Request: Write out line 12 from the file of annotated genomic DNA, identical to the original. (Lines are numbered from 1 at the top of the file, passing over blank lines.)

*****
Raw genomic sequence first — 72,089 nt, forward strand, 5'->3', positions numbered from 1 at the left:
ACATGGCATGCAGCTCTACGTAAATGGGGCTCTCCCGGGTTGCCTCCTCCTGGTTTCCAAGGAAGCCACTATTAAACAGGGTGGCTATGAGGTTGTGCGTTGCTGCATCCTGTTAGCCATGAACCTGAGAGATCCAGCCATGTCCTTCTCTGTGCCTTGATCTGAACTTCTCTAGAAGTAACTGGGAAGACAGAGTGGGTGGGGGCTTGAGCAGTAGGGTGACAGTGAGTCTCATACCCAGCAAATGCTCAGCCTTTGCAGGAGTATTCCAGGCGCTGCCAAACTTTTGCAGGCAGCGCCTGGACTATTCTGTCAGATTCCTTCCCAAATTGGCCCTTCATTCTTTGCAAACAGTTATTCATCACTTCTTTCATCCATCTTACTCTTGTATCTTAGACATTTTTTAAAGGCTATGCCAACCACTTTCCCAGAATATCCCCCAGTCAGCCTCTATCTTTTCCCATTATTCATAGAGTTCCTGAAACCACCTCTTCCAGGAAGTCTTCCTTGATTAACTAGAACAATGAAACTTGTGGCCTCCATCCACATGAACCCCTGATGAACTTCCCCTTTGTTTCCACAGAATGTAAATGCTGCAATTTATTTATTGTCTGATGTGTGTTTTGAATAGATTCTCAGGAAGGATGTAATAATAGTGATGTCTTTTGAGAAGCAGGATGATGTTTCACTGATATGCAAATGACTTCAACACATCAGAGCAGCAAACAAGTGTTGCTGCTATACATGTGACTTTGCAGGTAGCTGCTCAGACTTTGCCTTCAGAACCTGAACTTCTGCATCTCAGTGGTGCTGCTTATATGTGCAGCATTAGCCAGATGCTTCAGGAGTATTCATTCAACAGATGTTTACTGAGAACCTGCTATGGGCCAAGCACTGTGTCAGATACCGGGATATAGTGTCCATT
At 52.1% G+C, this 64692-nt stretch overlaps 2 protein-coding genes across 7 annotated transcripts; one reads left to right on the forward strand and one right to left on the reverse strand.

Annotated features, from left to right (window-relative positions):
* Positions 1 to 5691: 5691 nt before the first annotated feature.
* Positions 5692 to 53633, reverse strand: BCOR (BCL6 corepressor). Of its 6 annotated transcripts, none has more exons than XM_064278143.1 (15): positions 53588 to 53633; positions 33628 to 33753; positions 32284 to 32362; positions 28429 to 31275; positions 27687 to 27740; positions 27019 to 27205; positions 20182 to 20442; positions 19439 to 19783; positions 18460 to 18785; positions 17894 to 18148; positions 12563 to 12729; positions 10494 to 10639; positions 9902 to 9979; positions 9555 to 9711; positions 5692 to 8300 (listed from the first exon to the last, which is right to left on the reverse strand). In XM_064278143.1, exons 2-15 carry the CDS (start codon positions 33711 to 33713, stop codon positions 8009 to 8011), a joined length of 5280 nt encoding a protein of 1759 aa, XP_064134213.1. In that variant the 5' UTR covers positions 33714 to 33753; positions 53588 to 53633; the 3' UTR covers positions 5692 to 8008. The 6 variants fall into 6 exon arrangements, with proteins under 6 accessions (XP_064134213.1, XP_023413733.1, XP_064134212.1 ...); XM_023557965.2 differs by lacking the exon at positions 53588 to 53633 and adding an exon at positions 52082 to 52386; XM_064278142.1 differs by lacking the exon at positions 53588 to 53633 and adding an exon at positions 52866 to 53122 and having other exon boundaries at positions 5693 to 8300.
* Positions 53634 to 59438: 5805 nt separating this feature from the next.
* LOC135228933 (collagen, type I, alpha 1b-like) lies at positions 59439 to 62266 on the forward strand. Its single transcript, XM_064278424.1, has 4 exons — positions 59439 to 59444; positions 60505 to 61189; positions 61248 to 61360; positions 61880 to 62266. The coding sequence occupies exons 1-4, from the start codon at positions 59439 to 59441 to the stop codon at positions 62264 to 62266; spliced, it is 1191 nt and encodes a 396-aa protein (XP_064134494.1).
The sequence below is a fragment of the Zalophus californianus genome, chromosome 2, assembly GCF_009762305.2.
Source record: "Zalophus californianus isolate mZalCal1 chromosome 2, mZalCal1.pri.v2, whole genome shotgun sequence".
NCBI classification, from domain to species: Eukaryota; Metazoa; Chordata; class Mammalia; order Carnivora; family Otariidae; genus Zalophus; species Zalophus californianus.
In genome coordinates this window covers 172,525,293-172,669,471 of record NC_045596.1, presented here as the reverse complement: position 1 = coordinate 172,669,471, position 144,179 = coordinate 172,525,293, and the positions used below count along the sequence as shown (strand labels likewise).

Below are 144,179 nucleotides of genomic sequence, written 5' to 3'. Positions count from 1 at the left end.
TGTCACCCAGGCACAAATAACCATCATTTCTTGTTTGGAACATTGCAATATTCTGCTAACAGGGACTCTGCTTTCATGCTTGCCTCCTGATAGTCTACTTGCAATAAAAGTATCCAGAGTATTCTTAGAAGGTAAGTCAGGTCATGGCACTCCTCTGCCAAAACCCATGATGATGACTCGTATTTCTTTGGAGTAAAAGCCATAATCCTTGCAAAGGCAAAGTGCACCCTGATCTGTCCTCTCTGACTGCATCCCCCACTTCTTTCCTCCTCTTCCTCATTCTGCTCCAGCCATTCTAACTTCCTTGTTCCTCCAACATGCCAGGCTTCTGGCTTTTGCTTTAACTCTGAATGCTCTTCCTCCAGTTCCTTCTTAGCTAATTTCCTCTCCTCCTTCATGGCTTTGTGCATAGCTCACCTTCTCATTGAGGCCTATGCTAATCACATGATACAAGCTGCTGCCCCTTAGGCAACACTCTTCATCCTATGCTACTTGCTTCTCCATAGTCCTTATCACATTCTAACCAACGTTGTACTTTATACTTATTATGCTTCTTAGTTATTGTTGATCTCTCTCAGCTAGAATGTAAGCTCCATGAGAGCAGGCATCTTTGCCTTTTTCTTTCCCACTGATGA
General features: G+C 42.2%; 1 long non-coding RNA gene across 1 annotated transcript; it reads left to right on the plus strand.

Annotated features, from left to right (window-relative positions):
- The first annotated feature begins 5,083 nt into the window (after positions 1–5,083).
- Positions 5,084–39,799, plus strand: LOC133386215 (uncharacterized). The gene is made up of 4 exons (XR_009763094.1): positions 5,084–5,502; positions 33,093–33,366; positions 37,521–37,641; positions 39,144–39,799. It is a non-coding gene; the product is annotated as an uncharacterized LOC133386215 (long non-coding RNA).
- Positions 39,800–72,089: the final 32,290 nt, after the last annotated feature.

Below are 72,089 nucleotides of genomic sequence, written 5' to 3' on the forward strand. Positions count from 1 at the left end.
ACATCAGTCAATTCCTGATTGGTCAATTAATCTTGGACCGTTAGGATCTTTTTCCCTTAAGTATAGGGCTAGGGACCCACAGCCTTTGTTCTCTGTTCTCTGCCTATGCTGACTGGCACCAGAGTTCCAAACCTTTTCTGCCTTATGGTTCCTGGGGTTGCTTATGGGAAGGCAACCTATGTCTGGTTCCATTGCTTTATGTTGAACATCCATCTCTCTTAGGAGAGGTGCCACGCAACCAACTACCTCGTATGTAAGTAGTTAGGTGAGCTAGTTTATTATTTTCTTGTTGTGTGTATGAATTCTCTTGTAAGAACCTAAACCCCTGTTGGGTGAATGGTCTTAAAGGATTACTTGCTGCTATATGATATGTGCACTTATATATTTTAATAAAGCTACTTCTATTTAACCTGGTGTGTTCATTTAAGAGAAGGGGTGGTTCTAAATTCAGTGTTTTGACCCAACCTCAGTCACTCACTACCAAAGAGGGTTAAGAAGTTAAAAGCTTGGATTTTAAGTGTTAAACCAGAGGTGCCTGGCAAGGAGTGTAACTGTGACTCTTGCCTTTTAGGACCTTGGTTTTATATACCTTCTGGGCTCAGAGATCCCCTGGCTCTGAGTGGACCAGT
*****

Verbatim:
In genome coordinates this window covers 172,525,293-172,669,471 of record NC_045596.1, presented here as the reverse complement: position 1 = coordinate 172,669,471, position 144,179 = coordinate 172,525,293, and the positions used below count along the sequence as shown (strand labels likewise).